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Jennifer R. Brown, MD, PhD


Next-Generation Sequencing and Its Prognostic Value for Patients With CLL

By: Joshua D. Madera, MS
Posted: Friday, August 5, 2022

The use of the next-generation sequencing capture-based target assay in patients with chronic lymphocytic leukemia (CLL) may be beneficial in defining molecular predictive and/or prognostic variables, according to a study published in Diagnostics. In fact, analysis of the gene TP53, in particular, may be the most prognostic, since it has been involved in both clonal and subclonal mutations, explained Irene Luna, MD, of the Hospital Universitario y Polit├ęcnico La Fe, Valencia, Spain, and colleagues.

From 2019 to 2021, a total of 119 patients with untreated CLL were recruited for the study. Peripheral blood was collected from patients prior to initiating therapy, and their genomic DNA was isolated. Single nucleotide variations and copy number variations were detected using the next-generation sequencing capture-based target assay.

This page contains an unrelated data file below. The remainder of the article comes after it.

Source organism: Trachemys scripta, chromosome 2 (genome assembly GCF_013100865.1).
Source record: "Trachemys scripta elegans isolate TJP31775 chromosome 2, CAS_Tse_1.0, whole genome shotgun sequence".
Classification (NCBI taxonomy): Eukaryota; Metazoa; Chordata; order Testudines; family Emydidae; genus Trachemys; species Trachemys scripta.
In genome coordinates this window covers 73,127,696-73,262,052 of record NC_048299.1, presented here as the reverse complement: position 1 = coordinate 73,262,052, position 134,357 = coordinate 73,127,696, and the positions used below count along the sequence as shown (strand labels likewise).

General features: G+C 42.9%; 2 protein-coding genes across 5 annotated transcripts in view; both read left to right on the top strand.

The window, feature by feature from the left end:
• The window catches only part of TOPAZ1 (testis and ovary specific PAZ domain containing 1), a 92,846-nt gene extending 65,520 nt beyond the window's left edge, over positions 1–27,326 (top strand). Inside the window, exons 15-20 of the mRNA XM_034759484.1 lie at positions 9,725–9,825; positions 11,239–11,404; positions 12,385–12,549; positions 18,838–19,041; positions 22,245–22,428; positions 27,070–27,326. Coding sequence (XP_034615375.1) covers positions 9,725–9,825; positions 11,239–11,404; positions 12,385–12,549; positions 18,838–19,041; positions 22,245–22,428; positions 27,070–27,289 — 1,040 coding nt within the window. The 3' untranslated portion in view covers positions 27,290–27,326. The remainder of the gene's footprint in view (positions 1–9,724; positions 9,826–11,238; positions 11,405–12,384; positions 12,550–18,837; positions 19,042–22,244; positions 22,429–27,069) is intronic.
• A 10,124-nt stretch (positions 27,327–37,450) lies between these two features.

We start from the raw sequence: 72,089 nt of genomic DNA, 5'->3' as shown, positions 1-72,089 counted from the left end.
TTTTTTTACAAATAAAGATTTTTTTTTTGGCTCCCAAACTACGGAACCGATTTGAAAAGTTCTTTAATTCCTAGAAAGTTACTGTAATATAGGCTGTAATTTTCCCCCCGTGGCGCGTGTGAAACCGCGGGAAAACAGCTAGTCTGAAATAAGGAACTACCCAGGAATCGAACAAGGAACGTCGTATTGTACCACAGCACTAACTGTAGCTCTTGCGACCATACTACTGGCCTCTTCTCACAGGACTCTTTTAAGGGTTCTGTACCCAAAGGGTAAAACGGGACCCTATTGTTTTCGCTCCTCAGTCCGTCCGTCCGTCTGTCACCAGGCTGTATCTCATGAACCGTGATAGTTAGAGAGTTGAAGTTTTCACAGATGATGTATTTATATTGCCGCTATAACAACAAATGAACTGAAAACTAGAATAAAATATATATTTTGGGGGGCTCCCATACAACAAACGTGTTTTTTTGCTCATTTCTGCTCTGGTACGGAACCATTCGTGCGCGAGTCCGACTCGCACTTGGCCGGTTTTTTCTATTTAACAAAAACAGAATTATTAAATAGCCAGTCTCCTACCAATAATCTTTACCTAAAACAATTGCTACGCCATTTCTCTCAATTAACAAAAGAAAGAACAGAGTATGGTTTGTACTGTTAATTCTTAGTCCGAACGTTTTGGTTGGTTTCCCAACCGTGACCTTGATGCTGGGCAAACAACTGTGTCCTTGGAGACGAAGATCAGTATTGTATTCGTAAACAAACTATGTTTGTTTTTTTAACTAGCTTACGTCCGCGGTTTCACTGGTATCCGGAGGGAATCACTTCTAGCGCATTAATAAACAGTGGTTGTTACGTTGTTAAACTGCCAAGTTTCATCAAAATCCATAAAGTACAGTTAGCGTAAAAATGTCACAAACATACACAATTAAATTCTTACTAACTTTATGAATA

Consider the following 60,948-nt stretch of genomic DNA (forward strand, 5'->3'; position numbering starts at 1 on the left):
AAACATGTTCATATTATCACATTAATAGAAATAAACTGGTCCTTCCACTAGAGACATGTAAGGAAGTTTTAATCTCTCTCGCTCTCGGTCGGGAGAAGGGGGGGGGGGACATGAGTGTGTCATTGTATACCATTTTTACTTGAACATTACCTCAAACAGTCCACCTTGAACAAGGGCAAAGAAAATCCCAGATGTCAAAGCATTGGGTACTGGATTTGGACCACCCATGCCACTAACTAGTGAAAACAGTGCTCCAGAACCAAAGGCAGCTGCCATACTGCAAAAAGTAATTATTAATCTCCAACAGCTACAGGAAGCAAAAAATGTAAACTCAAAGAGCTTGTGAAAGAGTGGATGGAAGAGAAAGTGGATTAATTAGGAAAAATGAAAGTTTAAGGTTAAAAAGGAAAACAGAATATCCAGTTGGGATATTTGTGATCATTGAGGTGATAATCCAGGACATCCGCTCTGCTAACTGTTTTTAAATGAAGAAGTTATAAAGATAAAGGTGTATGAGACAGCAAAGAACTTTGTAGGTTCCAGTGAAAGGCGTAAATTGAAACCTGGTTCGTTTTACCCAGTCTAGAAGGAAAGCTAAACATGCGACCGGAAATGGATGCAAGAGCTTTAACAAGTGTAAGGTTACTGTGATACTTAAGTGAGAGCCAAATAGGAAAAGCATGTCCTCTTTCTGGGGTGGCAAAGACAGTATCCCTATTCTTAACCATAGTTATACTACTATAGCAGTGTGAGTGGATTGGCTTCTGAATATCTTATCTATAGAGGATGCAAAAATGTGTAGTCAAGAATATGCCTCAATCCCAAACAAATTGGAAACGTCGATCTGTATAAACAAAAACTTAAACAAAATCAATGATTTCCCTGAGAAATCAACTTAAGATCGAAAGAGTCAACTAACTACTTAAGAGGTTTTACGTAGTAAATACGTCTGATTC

The study authors reported a total of 2,804 full variants identified in the 119 patients with CLL. After the application of filters and categorization of the variants, 153 genes were identified as pathologic. The genes with the greatest number of variants included TP53 (n = 60), SF3B1 (n = 31), NOTCH1 (n = 30), ATM (n = 29), and BIRC3 (n = 29). Furthermore, 78% of the copy number variations were confirmed as conventional cytogenetic, as determined by next-generation sequencing. The most frequent copy number variation identified was del(13q; n = 33). Moreover, TP53 and SF3B1 were identified as the most common co-occurring variants. Simultaneous clonal and subclonal variant expression was seen in 81% of patients with del(17p).

Disclosure: For full disclosures of the study authors, visit

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